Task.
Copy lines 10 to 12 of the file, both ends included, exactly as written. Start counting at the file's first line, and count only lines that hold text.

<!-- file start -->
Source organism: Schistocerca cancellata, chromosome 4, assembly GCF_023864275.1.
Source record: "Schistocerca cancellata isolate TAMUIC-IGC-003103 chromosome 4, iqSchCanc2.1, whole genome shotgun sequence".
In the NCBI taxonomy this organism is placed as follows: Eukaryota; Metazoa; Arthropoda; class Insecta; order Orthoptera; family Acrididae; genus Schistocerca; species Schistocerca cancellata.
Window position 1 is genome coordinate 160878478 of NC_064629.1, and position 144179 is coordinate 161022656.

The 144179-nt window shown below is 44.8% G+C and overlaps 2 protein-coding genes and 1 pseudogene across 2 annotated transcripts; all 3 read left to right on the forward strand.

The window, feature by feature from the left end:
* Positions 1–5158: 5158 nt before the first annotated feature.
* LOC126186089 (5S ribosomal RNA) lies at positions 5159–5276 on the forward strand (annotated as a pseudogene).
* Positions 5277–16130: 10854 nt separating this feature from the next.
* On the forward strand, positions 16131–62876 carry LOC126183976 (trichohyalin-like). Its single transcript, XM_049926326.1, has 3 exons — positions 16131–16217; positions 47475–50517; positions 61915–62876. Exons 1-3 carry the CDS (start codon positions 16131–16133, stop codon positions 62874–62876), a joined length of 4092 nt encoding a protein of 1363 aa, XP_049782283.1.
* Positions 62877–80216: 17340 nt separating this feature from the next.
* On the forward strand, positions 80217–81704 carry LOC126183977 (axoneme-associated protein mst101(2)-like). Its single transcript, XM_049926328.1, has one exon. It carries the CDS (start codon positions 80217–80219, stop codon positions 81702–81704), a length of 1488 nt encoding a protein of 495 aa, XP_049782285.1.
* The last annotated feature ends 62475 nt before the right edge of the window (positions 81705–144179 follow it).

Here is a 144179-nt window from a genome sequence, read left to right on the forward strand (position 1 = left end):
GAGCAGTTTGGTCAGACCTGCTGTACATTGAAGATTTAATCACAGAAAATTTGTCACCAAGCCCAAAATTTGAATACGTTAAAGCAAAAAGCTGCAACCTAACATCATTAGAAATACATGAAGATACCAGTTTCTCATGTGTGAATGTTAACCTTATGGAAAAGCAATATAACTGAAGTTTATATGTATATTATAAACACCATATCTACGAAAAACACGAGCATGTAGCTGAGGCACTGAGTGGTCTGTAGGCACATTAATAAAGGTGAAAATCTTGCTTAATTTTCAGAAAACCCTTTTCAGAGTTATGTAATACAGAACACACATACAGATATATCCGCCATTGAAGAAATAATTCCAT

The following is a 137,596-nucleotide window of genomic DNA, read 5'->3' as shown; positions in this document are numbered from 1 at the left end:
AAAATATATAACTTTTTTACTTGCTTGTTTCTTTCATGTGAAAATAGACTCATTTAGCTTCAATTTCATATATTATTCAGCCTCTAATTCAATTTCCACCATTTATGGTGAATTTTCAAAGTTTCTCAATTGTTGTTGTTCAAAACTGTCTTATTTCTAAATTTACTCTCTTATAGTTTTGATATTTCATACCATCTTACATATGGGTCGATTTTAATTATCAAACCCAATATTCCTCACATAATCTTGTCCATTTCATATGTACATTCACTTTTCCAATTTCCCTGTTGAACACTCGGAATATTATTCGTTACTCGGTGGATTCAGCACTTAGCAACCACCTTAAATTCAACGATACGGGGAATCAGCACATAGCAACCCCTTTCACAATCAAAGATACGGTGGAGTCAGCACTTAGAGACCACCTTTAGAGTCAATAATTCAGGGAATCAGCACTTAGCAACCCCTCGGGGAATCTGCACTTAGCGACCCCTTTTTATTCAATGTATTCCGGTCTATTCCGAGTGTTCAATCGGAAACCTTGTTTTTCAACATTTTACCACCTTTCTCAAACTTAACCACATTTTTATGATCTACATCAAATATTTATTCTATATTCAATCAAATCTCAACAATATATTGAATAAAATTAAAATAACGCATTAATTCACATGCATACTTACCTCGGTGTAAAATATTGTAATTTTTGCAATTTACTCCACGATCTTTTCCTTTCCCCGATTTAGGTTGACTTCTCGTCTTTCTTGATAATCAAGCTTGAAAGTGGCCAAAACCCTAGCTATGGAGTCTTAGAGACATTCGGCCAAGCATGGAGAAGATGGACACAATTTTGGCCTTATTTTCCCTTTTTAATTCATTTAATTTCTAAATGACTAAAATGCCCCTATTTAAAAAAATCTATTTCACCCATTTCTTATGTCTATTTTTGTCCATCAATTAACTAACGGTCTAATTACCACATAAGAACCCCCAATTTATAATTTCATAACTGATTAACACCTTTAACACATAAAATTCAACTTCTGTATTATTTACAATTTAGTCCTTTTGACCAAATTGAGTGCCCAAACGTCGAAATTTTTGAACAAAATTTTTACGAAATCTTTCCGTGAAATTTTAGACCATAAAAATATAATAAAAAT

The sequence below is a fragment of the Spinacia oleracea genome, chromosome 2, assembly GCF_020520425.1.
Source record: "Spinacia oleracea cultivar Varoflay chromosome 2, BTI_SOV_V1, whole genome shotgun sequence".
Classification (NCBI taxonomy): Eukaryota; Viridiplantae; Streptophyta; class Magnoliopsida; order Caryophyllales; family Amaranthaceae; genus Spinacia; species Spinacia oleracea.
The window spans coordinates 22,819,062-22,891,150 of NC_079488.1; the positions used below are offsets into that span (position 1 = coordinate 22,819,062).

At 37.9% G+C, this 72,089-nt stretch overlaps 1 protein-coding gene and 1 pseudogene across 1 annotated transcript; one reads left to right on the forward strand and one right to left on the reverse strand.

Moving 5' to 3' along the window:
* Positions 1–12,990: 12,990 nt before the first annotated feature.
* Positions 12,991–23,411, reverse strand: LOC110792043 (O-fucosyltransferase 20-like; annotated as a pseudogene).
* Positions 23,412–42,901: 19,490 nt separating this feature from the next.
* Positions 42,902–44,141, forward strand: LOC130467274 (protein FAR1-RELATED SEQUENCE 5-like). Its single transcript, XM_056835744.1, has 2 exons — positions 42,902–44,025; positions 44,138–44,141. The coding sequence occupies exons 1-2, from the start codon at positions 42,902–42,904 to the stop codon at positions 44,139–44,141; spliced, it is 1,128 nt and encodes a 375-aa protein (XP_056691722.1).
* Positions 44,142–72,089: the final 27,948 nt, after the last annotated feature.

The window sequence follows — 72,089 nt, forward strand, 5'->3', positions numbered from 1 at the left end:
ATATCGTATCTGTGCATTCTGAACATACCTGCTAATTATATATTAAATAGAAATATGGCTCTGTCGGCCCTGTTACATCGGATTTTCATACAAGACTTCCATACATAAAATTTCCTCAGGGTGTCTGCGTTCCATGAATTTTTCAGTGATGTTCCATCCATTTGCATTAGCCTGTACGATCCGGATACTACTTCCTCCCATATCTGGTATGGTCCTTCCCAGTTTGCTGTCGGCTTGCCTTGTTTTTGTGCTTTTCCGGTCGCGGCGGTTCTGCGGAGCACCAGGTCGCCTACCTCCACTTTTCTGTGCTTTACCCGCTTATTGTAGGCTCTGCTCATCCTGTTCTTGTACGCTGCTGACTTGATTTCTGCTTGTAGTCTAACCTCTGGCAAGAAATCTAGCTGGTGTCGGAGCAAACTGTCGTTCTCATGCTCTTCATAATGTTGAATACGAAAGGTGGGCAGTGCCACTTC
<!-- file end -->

* On the forward strand, positions 16131–62876 carry LOC126183976 (trichohyalin-like). Its single transcript, XM_049926326.1, has 3 exons — positions 16131–16217; positions 47475–50517; positions 61915–62876. Exons 1-3 carry the CDS (start codon positions 16131–16133, stop codon positions 62874–62876), a joined length of 4092 nt encoding a protein of 1363 aa, XP_049782283.1.
* Positions 62877–80216: 17340 nt separating this feature from the next.
* On the forward strand, positions 80217–81704 carry LOC126183977 (axoneme-associated protein mst101(2)-like). Its single transcript, XM_049926328.1, has one exon. It carries the CDS (start codon positions 80217–80219, stop codon positions 81702–81704), a length of 1488 nt encoding a protein of 495 aa, XP_049782285.1.